Critics of the ANIMALS 24-7 log of fatal and disfiguring dog attacks, again mostly pit bull advocates, have long argued that the use of media accounts as a data source is suspect because it does not come directly and exclusively from official public health records––which are often not immediately available, not breed-specific, not multi-sourced, and in the versions released in response to public records requests, not specific in identifying victims other than fatalities because of the privacy requirements of the Health Insurance Portability & Accountability Act of 1996.
Haskell & Langley worked from public health records
Marilyn Goss Haskell, DVM, and Ricky Lee Langley, M.D., approached essentially the same set of problems addressed by ANIMALS 24-7 from an altogether different direction, working entirely from official public health records.
Explained Haskell and Langley in their abstract, “Errors and misreporting on death certificates are common, along with potential inaccuracies in cause-of-death coding,” used by public health agencies to categorize deaths of all sorts.
“We characterized and compared fatalities by animal-encounter mentions reported as underlying cause of death,” Haskell and Langley said, “with animal-encounter mentions reported as multiple cause of death to determine factors associated with misreporting underlying cause of death.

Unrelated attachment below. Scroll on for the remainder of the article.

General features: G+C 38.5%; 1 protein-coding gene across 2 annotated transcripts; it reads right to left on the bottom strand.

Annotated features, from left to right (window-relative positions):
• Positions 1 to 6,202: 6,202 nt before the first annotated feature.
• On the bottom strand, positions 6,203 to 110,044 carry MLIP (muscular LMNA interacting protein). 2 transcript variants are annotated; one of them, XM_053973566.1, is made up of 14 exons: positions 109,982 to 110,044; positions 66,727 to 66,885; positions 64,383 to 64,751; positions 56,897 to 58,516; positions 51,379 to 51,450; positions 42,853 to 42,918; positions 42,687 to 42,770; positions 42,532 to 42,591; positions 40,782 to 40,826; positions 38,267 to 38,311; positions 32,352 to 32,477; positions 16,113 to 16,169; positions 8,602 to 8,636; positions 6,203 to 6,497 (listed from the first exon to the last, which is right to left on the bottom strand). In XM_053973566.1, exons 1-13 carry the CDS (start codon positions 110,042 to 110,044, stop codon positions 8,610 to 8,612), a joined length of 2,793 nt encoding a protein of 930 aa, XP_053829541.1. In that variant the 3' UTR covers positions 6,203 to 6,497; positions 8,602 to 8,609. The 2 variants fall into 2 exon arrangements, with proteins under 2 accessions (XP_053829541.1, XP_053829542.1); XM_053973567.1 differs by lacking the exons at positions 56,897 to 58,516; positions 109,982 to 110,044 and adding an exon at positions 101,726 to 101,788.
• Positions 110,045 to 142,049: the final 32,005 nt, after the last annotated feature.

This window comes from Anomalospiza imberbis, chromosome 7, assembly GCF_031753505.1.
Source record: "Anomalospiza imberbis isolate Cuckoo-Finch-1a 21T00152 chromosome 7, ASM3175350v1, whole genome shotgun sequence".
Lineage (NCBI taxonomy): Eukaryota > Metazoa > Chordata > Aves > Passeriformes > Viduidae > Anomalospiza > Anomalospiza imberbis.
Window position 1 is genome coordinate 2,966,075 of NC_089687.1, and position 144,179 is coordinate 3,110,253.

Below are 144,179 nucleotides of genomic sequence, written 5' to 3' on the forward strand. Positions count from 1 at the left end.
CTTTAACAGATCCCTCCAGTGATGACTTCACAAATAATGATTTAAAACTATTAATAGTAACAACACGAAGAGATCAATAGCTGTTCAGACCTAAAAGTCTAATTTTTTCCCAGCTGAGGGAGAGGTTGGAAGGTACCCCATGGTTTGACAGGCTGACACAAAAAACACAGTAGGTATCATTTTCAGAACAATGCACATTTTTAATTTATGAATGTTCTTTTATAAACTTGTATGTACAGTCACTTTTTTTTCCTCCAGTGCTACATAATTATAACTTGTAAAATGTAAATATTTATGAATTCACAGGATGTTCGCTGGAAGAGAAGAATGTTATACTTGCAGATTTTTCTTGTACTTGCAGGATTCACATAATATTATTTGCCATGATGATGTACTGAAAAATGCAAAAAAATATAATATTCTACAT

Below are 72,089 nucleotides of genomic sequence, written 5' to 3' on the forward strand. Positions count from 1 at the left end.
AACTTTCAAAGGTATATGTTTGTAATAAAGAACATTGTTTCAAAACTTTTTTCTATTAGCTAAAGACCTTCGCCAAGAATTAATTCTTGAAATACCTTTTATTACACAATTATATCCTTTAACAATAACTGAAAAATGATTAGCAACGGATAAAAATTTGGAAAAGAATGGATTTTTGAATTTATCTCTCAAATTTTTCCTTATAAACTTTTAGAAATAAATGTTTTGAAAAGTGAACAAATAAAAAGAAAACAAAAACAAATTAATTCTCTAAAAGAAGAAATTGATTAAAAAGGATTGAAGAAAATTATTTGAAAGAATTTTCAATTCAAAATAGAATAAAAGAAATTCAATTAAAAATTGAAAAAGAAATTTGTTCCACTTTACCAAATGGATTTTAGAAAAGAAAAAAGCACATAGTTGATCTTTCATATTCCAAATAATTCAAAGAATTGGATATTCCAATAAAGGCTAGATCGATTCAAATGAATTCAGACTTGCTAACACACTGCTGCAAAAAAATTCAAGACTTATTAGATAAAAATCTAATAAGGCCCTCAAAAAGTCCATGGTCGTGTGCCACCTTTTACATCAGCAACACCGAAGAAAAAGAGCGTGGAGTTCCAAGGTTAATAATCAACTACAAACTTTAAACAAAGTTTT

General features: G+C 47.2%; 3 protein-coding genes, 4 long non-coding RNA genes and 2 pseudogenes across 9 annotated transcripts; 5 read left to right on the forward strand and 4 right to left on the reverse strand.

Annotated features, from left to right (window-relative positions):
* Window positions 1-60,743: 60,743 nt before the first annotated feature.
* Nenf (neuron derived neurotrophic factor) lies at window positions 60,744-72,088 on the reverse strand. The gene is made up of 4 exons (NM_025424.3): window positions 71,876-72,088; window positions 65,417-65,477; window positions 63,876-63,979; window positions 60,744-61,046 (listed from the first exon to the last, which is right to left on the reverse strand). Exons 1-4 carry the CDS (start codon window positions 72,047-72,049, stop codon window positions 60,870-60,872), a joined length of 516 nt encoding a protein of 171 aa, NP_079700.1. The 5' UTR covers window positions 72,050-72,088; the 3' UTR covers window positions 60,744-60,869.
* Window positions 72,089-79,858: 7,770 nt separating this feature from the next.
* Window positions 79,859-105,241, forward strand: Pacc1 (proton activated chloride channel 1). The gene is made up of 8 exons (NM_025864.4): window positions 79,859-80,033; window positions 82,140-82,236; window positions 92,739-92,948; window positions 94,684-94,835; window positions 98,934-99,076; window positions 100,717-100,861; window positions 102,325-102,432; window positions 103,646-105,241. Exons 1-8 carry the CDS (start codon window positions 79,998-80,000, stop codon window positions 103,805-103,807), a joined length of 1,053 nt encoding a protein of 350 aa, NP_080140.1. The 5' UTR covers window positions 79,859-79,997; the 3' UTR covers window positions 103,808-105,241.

“We analyzed fatality data from 1999-2016 from the Centers for Disease Control and Prevention Wide-ranging ONline Data for Epidemiologic Research [WONDER],” Haskell and Langley elaborated.
Haskell and Langley then compared the WONDER data with “Multiple Cause of Death animal-encounter mentions” taken from International Classification of Diseases codes.
Deaths “may be under-reported”
Suggested Haskell and Langley, “Animal-encounter fatalities, analyzed by underlying cause of death alone, may be under-reported. An initiating animal injury, complicated by co-morbidities and fatality, may obscure the causal chain, resulting in misreporting underlying cause of death.”
Haskell and Langley looked at the entire spectrum of animal-encounter fatalities, not just fatal dog attacks, but dog attacks are by far the most common cause of deaths inflicted by mammals.
“The Centers for Disease Control and Prevention and the World Health Organization estimate that each year in the United States, dogs bite approximately 4.5 to 4.7 million people,” Haskell and Langley continued.
“Of these, nearly 885,000 [people] seek medical care, resulting in an average of 323,000 emergency department visits, 30,000 reconstructive procedures, and 10-20 fatalities,” Haskell and Langley wrote; but this fatality count, they discovered, is far low.
Multiple causes of death ignored
“One weakness of previously published studies of animal-encounter deaths in the United States,” Haskell and Langley observed, “is that only the underlying cause of death was reported and analyzed,” without attention to multiple causes contributing to deaths.
Thus, Haskell and Langley explained, “if a death certificate reported sepsis as the underlying cause of death when the injury that initiated the events resulting in death was an animal bite, the animal bite would not have been reported accurately with underlying cause of death analysis alone.”